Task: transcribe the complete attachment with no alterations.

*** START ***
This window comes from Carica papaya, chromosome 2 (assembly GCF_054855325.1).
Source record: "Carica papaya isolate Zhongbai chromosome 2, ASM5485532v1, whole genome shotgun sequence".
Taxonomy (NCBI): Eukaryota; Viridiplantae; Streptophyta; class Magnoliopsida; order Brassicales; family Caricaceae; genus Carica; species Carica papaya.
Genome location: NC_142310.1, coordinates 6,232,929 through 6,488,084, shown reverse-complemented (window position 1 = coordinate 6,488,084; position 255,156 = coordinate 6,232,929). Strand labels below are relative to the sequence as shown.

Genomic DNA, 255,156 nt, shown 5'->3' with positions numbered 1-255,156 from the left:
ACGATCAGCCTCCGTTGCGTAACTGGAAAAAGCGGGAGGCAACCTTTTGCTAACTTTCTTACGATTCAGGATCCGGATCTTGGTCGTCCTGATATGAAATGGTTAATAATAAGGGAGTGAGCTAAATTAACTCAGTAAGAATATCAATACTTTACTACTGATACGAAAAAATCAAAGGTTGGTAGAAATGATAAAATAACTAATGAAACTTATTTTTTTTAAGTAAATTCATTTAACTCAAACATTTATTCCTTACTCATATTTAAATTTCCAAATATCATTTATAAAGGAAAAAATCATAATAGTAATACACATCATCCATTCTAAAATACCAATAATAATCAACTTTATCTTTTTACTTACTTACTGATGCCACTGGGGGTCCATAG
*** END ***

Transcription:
This window comes from Carica papaya, chromosome 2 (assembly GCF_054855325.1).
Source record: "Carica papaya isolate Zhongbai chromosome 2, ASM5485532v1, whole genome shotgun sequence".
Taxonomy (NCBI): Eukaryota; Viridiplantae; Streptophyta; class Magnoliopsida; order Brassicales; family Caricaceae; genus Carica; species Carica papaya.
Genome location: NC_142310.1, coordinates 6,232,929 through 6,488,084, shown reverse-complemented (window position 1 = coordinate 6,488,084; position 255,156 = coordinate 6,232,929). Strand labels below are relative to the sequence as shown.

Genomic DNA, 255,156 nt, shown 5'->3' with positions numbered 1-255,156 from the left:
ACGATCAGCCTCCGTTGCGTAACTGGAAAAAGCGGGAGGCAACCTTTTGCTAACTTTCTTACGATTCAGGATCCGGATCTTGGTCGTCCTGATATGAAATGGTTAATAATAAGGGAGTGAGCTAAATTAACTCAGTAAGAATATCAATACTTTACTACTGATACGAAAAAATCAAAGGTTGGTAGAAATGATAAAATAACTAATGAAACTTATTTTTTTTAAGTAAATTCATTTAACTCAAACATTTATTCCTTACTCATATTTAAATTTCCAAATATCATTTATAAAGGAAAAAATCATAATAGTAATACACATCATCCATTCTAAAATACCAATAATAATCAACTTTATCTTTTTACTTACTTACTGATGCCACTGGGGGTCCATAG